School ‘improvement’: a principal’s story

The New York Times had a heartbreaking story last week about the removal of a beloved, hard-working elementary school principal in Burlington, Vt. By all accounts, Joyce Irvine had done a fantastic job. But she was moved to a different job so the school district could qualify for $3 million in federal school-improvement grants, which require drastic measures to turn around low-performing schools.

Wheeler Elementary School, where Irvine was principal, has a 97 percent poverty rate, and about half of its students are foreign-born, many of them refugees from Africa who arrive speaking no English, according to the Times. It is being transformed to an arts magnet school, with the goal of attracting more middle-class students.

Aside from the refugee students, Wheeler sounds a lot like Bloomington’s Fairview Elementary School, where more than 90 percent of students qualify for free or reduced-price school lunches and where test scores have generally trailed those at other Monroe County School Corp. elementary schools. Fairview will adopt the Artful Learning curriculum this fall, with plans in place for it to become an arts magnet. (It is not, however, on the list of Indiana’s Tier I and II lowest-performing schools that are initially eligible for improvement grants).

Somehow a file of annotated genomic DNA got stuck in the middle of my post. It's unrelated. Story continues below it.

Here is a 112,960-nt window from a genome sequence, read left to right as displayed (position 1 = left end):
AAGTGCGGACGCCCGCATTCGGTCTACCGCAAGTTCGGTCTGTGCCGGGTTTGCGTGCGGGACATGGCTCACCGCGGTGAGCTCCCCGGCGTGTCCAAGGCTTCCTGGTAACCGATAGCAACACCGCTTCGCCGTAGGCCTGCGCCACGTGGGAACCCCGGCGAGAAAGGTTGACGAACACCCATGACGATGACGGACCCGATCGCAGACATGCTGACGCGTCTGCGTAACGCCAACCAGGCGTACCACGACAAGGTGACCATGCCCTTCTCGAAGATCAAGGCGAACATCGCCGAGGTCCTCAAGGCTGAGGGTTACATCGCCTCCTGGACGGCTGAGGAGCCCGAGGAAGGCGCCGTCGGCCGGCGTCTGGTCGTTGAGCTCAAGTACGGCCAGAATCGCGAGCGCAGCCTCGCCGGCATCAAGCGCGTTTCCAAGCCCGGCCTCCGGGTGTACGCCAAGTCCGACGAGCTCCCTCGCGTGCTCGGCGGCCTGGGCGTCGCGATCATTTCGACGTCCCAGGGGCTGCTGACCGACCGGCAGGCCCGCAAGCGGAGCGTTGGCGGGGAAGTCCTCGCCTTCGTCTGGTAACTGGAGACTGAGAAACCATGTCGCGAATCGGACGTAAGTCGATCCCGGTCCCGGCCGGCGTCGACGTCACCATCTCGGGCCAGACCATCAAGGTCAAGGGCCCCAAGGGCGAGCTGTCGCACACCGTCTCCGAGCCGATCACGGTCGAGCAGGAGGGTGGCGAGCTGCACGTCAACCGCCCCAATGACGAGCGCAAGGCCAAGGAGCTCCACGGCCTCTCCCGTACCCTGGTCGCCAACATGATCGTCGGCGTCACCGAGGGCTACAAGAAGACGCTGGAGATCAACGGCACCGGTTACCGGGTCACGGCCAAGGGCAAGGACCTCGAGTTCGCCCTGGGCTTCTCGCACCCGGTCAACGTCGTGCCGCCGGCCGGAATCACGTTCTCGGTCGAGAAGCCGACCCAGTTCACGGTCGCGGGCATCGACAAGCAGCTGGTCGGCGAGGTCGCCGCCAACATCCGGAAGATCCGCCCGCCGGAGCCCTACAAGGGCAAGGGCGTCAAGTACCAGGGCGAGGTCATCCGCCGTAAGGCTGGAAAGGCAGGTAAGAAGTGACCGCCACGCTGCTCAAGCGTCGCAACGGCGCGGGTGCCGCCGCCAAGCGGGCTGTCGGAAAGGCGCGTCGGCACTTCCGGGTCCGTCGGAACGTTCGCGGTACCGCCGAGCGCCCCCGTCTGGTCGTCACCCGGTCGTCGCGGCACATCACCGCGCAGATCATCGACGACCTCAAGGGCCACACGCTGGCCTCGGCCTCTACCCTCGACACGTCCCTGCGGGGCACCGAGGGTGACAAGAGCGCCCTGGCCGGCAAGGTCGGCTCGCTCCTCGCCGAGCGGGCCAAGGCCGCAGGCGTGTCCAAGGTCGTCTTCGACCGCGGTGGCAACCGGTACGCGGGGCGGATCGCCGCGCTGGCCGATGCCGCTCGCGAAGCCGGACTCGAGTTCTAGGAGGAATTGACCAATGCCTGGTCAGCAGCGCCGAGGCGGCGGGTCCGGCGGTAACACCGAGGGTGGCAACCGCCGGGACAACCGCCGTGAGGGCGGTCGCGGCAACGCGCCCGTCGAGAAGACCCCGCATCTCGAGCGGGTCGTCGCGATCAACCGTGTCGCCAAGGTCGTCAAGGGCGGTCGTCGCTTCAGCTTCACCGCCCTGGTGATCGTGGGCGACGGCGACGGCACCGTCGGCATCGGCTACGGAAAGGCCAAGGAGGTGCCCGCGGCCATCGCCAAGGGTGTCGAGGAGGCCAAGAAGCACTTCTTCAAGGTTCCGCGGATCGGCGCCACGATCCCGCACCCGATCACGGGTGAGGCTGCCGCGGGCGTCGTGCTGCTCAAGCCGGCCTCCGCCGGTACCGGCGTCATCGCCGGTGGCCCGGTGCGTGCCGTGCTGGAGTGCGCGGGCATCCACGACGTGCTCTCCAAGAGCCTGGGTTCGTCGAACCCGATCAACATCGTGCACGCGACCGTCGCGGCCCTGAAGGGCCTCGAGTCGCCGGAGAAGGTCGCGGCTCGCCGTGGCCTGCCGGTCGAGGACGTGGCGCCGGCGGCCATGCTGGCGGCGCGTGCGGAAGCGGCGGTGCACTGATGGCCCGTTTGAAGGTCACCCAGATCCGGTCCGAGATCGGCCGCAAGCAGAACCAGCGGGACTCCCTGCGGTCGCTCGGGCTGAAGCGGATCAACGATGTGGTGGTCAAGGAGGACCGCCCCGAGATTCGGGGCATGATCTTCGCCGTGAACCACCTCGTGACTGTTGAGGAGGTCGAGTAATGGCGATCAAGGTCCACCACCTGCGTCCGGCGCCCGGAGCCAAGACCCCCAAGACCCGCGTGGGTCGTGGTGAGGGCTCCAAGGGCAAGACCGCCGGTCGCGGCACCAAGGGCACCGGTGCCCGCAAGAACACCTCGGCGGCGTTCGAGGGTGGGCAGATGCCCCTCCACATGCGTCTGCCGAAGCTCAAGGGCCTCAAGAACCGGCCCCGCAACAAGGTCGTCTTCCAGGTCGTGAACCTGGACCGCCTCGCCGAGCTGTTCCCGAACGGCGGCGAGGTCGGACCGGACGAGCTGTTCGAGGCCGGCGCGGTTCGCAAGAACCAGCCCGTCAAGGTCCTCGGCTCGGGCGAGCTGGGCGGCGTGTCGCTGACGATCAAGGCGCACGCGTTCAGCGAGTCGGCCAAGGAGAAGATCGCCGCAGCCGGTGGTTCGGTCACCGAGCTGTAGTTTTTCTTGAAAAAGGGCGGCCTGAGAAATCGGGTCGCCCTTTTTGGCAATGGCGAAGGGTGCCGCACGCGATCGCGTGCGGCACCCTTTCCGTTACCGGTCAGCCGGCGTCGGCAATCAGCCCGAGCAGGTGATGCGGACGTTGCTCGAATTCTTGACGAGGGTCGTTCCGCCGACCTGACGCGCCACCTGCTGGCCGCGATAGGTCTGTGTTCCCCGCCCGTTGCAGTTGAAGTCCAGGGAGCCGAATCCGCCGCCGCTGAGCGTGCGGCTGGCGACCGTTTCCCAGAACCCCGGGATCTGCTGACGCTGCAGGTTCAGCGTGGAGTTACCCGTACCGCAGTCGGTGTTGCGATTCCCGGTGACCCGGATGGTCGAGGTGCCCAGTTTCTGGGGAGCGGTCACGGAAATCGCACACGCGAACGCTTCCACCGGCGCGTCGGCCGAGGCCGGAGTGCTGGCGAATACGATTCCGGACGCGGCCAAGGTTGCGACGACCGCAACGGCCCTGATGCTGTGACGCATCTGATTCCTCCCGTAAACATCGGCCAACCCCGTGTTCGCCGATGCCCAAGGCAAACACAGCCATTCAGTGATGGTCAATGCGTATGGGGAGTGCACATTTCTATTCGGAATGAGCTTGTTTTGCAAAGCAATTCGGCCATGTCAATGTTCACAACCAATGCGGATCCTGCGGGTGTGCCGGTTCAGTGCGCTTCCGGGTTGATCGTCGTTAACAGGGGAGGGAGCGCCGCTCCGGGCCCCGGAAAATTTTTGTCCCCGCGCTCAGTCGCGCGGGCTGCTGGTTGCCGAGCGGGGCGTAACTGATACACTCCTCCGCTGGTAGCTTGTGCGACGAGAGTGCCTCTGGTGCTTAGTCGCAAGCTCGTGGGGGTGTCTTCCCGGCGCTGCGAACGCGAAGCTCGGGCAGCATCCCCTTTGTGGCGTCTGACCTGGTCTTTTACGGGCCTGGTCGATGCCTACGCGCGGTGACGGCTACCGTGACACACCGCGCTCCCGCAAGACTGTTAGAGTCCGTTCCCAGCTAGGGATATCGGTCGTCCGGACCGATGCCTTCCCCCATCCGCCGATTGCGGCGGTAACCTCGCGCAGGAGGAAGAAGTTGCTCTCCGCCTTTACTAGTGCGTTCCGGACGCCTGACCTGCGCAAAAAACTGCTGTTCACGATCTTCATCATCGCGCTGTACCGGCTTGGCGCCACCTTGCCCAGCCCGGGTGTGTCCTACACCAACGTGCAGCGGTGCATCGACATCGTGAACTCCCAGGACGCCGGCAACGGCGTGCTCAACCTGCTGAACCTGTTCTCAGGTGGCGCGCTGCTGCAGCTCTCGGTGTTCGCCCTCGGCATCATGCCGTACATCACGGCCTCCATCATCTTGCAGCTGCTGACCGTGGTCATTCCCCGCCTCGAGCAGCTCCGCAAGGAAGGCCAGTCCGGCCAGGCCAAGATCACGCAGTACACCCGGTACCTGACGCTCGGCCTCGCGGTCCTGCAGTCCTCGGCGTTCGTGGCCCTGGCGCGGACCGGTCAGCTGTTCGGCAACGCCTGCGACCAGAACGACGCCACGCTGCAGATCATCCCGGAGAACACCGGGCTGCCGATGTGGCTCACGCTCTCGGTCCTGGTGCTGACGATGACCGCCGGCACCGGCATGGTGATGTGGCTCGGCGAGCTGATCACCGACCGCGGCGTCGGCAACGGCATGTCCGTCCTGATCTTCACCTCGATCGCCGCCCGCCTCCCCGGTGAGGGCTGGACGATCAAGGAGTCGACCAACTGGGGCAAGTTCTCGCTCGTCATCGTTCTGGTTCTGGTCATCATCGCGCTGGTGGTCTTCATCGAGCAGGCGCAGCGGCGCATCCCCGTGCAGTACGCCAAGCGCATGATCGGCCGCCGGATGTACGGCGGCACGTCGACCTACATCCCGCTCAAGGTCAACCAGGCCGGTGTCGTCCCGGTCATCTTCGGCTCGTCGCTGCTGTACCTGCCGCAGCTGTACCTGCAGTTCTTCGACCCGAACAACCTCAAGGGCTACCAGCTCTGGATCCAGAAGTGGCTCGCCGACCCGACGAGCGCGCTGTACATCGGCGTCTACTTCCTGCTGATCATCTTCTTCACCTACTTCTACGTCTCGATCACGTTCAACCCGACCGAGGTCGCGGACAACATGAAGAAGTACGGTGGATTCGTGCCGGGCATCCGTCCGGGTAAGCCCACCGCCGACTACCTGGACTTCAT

The Times story raises obvious questions about rigid school-reform models that judge schools largely by test scores and require removing principals and teachers who work hard, know the students and are making progress. But you also have to wonder why the diversity-conscious Burlington School District would have so many poor and non-English-speaking kids crammed into the same school.

A 2007 article in The School Administrator magazine provides some background. The Burlington superintendent initiated a series of community conversations on introducing socioeconomic balance, which led to the magnet-school plan, the article says. But some parents went “berserko” at the idea of changing school attendance boundaries, according to one parent activist.

The New York Times story about the Burlington school is part of a new “On Education” series by Michael Winerip. The first installment was a nuanced look at Teach for America.

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